While urinary catheters can immensely improve your quality of life, they are not without their issues. Even if you're experienced in dealing with catheters, drain tubes, and urinary drain bags, you will likely run into at least a small catheter-related problem at some point. Some problems can be resolved quite easily, but others may require medical attention by a doctor. Above all, it's important to be keenly aware of any urinary changes that occur. That's why we've put together these three common issues catheter users often face. If you experience any of the following, or notice any other issues related to your catheter drain tube or drainage bags, follow our tips or contact your physician.
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Whether you're self-catheterizing or have an indwelling catheter, you may experience a lack of drainage at some point in time. If you're performing self-catheterization (also known as intermittent catheterization), this can occur simply because the drainage holes are being blocked by lubricating gel. In this case, your urination will eventually dissolve the water. You'll also need to ensure you've inserted your catheter correctly. If you have failed to do so, remove the catheter and use a new one to reduce the risk of infection. If, after doing so, you still cannot drain your bladder, remove your cath and call your doctor.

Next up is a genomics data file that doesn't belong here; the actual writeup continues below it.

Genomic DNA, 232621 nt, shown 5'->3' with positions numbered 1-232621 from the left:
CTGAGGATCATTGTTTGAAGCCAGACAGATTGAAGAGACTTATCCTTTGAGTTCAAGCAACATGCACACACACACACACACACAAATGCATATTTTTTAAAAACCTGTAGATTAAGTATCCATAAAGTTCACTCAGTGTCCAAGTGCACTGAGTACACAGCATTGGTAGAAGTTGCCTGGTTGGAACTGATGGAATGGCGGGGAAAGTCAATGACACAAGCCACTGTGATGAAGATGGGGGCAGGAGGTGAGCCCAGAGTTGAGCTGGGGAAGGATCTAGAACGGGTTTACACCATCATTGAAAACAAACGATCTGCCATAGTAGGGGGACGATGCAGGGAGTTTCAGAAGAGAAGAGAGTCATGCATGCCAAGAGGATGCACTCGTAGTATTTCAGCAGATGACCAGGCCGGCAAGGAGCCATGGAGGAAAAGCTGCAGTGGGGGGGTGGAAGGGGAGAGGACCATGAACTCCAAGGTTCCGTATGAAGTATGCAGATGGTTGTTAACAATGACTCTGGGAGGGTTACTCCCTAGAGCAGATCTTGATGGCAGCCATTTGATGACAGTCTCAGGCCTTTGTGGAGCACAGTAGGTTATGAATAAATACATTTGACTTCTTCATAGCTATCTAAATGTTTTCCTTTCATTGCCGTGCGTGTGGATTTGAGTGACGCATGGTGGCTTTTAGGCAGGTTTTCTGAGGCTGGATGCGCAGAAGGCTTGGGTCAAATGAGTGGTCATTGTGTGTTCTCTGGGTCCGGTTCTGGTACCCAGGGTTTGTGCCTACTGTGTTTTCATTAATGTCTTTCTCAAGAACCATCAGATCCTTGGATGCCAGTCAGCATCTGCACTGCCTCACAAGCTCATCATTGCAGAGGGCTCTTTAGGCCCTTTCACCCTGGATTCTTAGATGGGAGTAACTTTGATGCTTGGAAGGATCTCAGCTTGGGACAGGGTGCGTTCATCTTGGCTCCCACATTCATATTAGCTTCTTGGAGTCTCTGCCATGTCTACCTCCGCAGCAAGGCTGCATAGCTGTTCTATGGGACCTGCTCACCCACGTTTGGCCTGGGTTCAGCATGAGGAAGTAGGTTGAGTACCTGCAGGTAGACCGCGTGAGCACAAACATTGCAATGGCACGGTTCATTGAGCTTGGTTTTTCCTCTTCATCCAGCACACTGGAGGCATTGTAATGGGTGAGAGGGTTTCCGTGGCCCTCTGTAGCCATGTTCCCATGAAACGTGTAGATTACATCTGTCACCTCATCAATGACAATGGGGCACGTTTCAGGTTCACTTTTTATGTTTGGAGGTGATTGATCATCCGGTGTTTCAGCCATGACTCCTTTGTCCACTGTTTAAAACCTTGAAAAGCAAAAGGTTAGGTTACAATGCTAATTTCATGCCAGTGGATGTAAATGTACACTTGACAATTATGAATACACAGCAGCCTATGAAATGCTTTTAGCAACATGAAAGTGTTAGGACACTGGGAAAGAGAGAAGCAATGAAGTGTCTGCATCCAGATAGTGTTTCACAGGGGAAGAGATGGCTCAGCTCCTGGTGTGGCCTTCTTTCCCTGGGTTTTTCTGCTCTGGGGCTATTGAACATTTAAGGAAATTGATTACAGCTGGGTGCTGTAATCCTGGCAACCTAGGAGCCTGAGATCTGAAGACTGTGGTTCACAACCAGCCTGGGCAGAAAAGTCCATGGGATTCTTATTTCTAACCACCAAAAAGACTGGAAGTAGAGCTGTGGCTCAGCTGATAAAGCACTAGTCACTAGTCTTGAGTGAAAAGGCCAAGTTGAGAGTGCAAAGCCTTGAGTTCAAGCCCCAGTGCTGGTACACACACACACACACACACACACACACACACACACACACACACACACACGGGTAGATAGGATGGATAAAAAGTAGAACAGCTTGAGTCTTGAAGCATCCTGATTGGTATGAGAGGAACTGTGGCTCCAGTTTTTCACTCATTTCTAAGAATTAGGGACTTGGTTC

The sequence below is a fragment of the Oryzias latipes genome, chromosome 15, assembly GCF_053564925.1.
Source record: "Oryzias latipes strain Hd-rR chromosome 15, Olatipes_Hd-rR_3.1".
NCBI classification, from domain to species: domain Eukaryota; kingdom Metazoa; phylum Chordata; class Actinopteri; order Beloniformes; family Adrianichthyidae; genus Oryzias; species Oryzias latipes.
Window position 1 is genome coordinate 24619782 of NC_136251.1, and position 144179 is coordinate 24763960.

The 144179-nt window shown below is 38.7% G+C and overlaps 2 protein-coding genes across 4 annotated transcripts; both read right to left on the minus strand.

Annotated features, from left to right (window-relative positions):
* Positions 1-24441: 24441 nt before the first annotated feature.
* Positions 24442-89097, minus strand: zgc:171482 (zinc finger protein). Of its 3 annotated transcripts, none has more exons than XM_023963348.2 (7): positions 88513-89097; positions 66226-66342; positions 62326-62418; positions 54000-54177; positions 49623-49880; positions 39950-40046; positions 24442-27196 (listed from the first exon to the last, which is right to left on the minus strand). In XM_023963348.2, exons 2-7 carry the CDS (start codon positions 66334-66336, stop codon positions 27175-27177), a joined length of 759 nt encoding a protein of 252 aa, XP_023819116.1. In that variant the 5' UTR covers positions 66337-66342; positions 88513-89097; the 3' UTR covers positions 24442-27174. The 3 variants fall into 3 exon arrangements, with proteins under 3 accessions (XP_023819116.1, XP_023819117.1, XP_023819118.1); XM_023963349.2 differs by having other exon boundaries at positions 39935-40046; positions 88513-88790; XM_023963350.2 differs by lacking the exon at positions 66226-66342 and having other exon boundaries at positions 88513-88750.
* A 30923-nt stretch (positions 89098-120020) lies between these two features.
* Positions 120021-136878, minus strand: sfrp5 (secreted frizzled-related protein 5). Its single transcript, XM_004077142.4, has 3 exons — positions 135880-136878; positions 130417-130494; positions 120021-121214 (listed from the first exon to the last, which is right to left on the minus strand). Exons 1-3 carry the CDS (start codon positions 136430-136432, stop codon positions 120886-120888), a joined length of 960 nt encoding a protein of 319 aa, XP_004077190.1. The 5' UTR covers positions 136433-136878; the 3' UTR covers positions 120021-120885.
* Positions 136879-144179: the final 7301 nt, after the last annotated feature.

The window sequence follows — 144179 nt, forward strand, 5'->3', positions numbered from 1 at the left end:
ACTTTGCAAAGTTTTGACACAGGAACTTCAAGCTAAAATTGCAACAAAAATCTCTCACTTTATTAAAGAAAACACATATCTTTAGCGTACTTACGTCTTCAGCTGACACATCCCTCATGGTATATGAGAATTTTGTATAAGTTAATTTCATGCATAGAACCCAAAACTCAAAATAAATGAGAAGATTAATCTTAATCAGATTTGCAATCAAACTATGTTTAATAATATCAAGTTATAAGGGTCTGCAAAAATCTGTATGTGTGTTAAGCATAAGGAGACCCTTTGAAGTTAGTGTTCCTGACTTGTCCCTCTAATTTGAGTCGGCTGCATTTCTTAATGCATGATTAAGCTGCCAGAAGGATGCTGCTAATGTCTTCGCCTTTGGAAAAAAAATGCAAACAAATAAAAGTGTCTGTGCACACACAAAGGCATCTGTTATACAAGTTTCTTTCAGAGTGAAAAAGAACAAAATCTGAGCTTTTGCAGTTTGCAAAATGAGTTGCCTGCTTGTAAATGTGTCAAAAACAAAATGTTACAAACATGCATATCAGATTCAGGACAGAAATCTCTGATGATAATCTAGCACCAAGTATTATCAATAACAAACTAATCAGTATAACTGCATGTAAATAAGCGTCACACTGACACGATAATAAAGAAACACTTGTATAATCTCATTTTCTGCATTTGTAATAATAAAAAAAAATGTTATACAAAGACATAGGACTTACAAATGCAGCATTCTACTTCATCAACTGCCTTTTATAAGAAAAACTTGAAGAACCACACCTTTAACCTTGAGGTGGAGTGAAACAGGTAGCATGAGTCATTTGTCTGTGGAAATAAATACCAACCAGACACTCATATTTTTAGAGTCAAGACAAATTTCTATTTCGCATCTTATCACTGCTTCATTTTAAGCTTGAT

If you're using an in-dwelling urinary catheter, kinks in the drain tube may be causing your bladder not to drain properly. Look for and remove any kinks in the catheter itself or in your drain bag tubing. You'll also want to ensure your catheter is positioned correctly below your bladder. If you don't find any kinks, your catheter may have a blockage, especially if you feel a strong urge to urinate or abdominal discomfort. In this case, you need to visit your doctor or a hospital right away. Not experiencing these symptoms? You may just need to increase your fluid intake.
Those with indwelling catheters may experience urinary leakage. When this occurs, it's usually because urine isn't able to drain through the catheter for some reason. Again, this can be attributed to kinks in the drainage tubing or a blockage. Urinary leakage is a sign that your catheter may need to be changed, so be sure to go to an emergency facility.
Pain, Discomfort, or Changes in Urine Appearance
More than likely, these are signs of a UTI. Catheter-associated urinary tract infections are extremely common, accounting for more than 30% of all healthcare-associated infections reported by acute care hospitals. But they often happen frequently outside of hospitals, too. If you notice your urine is cloudy, smelly, or has changed color and you are experiencing itching, soreness, a fever, back discomfort, or a general feeling of malaise, you should contact your doctor immediately. While increasing your fluid take can help, it's advised that you call your doctor as soon as possible.
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